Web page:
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Protein Structure Key For AIDS, Cell Function

Date:
September 20, 2005
Source:
Cornell University
Summary:
Cornell University researchers have discovered the 3-D structure of a protein, human CD38, which may lead to important information about how cells release calcium -- a mineral used in almost every cellular process -- and also may offer insights into mechanisms involved with diseases ranging from leukemia to diabetes and HIV-AIDS.
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ITHACA, N.Y. -- Cornell University researchers havediscovered the 3-D crystal structure of a protein, human CD38, whichmay lead to important discoveries about how cells release calcium -- amineral used in almost every cellular process. The findings also mayoffer insights into mechanisms involved in certain diseases, rangingfrom leukemia to diabetes and HIV-AIDS.

Levels of the protein climb, for reasons unknown, when people fall ill, making human CD38 a marker for these diseases.

Asone example, researchers have shown that CD38 interrupts an interactionbetween the AIDS virus and its point of entry into cells -- a proteinreceptor called CD4. By looking at CD38's 3-D structure, the Cornellresearchers identified a peptide, an organic compound composed of aminoacids, that they believe may play a role in interrupting the interfacebetween CD4 and HIV-AIDS.

The findings, published in the journalStructure (Vol. 13, Sept. 2005), mark a major step toward designingdrugs that could inhibit processes related to certain diseases. Knowingthe protein's structure also opens the door to understanding CD38'smany functions related to key biological processes about whichresearchers know very little.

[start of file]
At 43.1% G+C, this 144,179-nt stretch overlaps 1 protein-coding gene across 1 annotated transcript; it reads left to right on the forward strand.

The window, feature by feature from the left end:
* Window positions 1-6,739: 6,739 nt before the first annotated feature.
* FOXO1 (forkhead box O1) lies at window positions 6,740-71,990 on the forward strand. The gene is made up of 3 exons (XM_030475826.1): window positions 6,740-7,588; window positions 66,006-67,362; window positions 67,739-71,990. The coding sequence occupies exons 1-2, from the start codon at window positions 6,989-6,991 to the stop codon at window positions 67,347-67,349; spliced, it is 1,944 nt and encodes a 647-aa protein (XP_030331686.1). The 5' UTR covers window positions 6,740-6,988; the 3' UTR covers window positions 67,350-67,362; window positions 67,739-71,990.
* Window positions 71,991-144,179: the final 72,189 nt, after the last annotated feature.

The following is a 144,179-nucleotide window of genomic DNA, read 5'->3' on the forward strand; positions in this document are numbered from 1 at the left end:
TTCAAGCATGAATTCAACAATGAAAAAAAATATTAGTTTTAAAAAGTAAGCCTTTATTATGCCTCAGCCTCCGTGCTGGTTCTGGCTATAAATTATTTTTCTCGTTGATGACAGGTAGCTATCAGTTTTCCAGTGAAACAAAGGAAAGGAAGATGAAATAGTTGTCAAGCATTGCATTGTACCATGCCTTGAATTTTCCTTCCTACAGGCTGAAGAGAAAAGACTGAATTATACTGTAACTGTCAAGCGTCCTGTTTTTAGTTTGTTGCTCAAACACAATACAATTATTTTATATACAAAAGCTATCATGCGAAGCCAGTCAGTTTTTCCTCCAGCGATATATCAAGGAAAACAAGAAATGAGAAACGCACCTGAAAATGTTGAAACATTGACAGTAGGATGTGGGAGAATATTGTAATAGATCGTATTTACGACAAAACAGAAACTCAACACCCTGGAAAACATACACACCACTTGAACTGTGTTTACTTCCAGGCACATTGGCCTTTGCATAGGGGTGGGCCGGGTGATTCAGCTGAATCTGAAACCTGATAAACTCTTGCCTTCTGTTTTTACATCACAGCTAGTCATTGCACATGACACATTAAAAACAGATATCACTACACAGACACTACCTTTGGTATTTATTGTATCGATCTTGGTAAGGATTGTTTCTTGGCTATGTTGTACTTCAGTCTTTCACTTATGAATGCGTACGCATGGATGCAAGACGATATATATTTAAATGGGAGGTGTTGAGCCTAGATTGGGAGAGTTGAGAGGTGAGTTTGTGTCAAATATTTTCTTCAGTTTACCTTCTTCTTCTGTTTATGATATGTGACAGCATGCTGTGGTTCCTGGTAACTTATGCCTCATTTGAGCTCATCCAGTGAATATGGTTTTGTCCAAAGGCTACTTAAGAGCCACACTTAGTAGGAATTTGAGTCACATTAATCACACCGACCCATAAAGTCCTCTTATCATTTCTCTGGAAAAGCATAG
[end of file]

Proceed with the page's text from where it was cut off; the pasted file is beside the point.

"For example, the mechanism of howa cell mediates calcium release is largely unknown," said the paper'ssenior author, Quan Hao, director of the Macromolecular DiffractionFacility (MacCHESS), the biomedical research arm of the Cornell HighEnergy Synchrotron Source (CHESS). "So this is a very fundamentalquestion for biologists."

It turns out that CD38 helps produce atleast two calcium messenger molecules, each of which then openschannels for the release of calcium from specific stores, orreservoirs, within cell organelles.

High intensity X-rays made itpossible to pass photons through a protein crystal to reveal itsstructure. Cornell's synchrotron produces beams of X-rays millions oftimes more intense than conventional X-ray generators allow. The veryintense beams were necessary to determine the atomic structure of CD38.The research group, which includes researchers from the University ofMinnesota, also developed new calculations that allowed them to extractthe protein's entire structure from the X-ray images.

Byrevealing CD38's detailed structure, scientists can now begin toexamine how the protein's form influences its molecular functions.

"People have been struggling with this for a long time, and we have finally solved it," said Hao.

TheNational Institutes of Health, which supports MacCHESS, also fundedthis research. The paper's other lead authors include MacCHESS graduatestudent Qun Liu and researcher support specialist Irina Kriksunov.


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Materials provided by Cornell University. Note: Content may be edited for style and length.


Cite This Page:

Cornell University. "Protein Structure Key For AIDS, Cell Function." ScienceDaily. ScienceDaily, 20 September 2005. <www.sciencedaily.com/releases/2005/09/050920082540.htm>.
Cornell University. (2005, September 20). Protein Structure Key For AIDS, Cell Function. ScienceDaily. Retrieved February 26, 2024 from www.sciencedaily.com/releases/2005/09/050920082540.htm
Cornell University. "Protein Structure Key For AIDS, Cell Function." ScienceDaily. www.sciencedaily.com/releases/2005/09/050920082540.htm (accessed February 26, 2024).

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